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It included more than 2,300 U.S. males who enrolled in the study at average age of 15 and were assessed again at an average age of 29. At the start of the study, about 28% of the participants said they played or intended to play football. As young adults, about 10% of participants said they had been diagnosed with depression at some point during their lives, and nearly 6% said they had suicidal thoughts over the past year.
But rates of suicidal thoughts and depression were not significantly different for young men who played football as teens. In contrast, the researchers found a strong association between mental health problems during the teen years and suicidal thoughts in young adulthood.
As teens, about 11% of the study participants said they had received mental health counseling. At age 29, men in this group were more than twice as likely to report being diagnosed with depression as other participants, about 20% vs. nearly 9%.
"There is societal concern that playing football might be associated with increased risk for later in life depression, suicidality and suicide," said study leader Grant Iverson, from Harvard Medical School, and colleagues.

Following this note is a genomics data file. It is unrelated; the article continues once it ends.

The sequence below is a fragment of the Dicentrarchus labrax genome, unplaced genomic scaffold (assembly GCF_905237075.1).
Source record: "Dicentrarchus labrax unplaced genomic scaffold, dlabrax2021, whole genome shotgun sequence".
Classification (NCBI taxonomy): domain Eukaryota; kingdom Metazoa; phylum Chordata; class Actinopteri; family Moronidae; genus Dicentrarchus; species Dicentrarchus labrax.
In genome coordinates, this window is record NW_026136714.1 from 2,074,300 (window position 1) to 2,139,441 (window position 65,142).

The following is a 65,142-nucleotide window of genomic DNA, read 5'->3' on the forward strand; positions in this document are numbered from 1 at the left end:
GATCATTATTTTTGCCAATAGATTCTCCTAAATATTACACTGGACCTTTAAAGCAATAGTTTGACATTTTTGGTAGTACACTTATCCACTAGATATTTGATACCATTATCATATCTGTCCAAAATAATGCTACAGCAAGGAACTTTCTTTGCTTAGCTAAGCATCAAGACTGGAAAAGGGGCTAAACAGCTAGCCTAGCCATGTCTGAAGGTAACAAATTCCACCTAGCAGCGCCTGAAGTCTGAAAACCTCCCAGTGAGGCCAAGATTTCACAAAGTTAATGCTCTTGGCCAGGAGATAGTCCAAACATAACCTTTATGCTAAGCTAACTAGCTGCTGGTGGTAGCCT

But it "is overly simplistic, and inconsistent with the published literature, to link suicidality with playing high school football," they said in a journal news release.
"The underlying causes for suicidality are usually complex and multifactorial," the researchers noted. "When these mental health problems arise in former athletes, it is important to provide them with high-quality evidence-informed mental health care."
SOURCE: Clinical Journal of Sport Medicine, news release, Oct. 27, 2021
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